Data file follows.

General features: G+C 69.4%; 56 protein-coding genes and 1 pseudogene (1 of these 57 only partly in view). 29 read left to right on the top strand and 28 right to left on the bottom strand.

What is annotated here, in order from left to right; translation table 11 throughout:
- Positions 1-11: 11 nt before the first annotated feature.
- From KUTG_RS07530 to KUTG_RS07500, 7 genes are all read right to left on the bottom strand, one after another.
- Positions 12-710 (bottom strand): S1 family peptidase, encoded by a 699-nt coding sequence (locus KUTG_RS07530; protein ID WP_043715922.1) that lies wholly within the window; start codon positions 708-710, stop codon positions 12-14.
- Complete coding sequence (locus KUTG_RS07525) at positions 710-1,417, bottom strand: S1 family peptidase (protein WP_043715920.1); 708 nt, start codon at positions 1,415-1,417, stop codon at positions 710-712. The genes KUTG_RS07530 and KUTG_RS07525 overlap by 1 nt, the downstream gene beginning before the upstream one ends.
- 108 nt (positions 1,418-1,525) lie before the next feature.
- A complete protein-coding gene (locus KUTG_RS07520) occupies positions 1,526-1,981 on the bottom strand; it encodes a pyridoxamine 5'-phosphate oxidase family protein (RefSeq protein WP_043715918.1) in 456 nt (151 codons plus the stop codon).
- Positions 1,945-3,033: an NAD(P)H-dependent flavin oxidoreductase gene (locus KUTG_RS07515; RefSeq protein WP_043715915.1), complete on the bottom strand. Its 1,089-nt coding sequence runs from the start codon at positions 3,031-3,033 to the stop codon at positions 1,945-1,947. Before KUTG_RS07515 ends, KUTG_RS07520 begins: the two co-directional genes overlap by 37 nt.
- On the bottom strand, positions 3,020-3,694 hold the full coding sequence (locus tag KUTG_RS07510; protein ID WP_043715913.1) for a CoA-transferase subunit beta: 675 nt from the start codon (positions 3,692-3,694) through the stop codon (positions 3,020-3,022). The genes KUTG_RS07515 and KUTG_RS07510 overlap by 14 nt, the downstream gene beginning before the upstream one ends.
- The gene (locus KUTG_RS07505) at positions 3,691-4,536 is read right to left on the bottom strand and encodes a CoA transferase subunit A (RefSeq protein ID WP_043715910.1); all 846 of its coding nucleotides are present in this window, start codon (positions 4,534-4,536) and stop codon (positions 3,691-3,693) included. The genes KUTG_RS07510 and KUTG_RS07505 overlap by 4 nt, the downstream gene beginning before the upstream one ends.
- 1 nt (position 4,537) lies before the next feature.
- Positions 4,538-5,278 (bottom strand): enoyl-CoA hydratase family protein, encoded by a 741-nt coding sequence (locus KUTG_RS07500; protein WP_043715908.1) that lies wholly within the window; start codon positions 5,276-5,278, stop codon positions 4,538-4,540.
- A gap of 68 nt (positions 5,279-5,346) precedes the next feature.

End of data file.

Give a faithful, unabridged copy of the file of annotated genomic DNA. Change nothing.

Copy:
General features: G+C 69.4%; 56 protein-coding genes and 1 pseudogene (1 of these 57 only partly in view). 29 read left to right on the top strand and 28 right to left on the bottom strand.

What is annotated here, in order from left to right; translation table 11 throughout:
- Positions 1-11: 11 nt before the first annotated feature.
- From KUTG_RS07530 to KUTG_RS07500, 7 genes are all read right to left on the bottom strand, one after another.
- Positions 12-710 (bottom strand): S1 family peptidase, encoded by a 699-nt coding sequence (locus KUTG_RS07530; protein ID WP_043715922.1) that lies wholly within the window; start codon positions 708-710, stop codon positions 12-14.
- Complete coding sequence (locus KUTG_RS07525) at positions 710-1,417, bottom strand: S1 family peptidase (protein WP_043715920.1); 708 nt, start codon at positions 1,415-1,417, stop codon at positions 710-712. The genes KUTG_RS07530 and KUTG_RS07525 overlap by 1 nt, the downstream gene beginning before the upstream one ends.
- 108 nt (positions 1,418-1,525) lie before the next feature.
- A complete protein-coding gene (locus KUTG_RS07520) occupies positions 1,526-1,981 on the bottom strand; it encodes a pyridoxamine 5'-phosphate oxidase family protein (RefSeq protein WP_043715918.1) in 456 nt (151 codons plus the stop codon).
- Positions 1,945-3,033: an NAD(P)H-dependent flavin oxidoreductase gene (locus KUTG_RS07515; RefSeq protein WP_043715915.1), complete on the bottom strand. Its 1,089-nt coding sequence runs from the start codon at positions 3,031-3,033 to the stop codon at positions 1,945-1,947. Before KUTG_RS07515 ends, KUTG_RS07520 begins: the two co-directional genes overlap by 37 nt.
- On the bottom strand, positions 3,020-3,694 hold the full coding sequence (locus tag KUTG_RS07510; protein ID WP_043715913.1) for a CoA-transferase subunit beta: 675 nt from the start codon (positions 3,692-3,694) through the stop codon (positions 3,020-3,022). The genes KUTG_RS07515 and KUTG_RS07510 overlap by 14 nt, the downstream gene beginning before the upstream one ends.
- The gene (locus KUTG_RS07505) at positions 3,691-4,536 is read right to left on the bottom strand and encodes a CoA transferase subunit A (RefSeq protein ID WP_043715910.1); all 846 of its coding nucleotides are present in this window, start codon (positions 4,534-4,536) and stop codon (positions 3,691-3,693) included. The genes KUTG_RS07510 and KUTG_RS07505 overlap by 4 nt, the downstream gene beginning before the upstream one ends.
- 1 nt (position 4,537) lies before the next feature.
- Positions 4,538-5,278 (bottom strand): enoyl-CoA hydratase family protein, encoded by a 741-nt coding sequence (locus KUTG_RS07500; protein WP_043715908.1) that lies wholly within the window; start codon positions 5,276-5,278, stop codon positions 4,538-4,540.
- A gap of 68 nt (positions 5,279-5,346) precedes the next feature.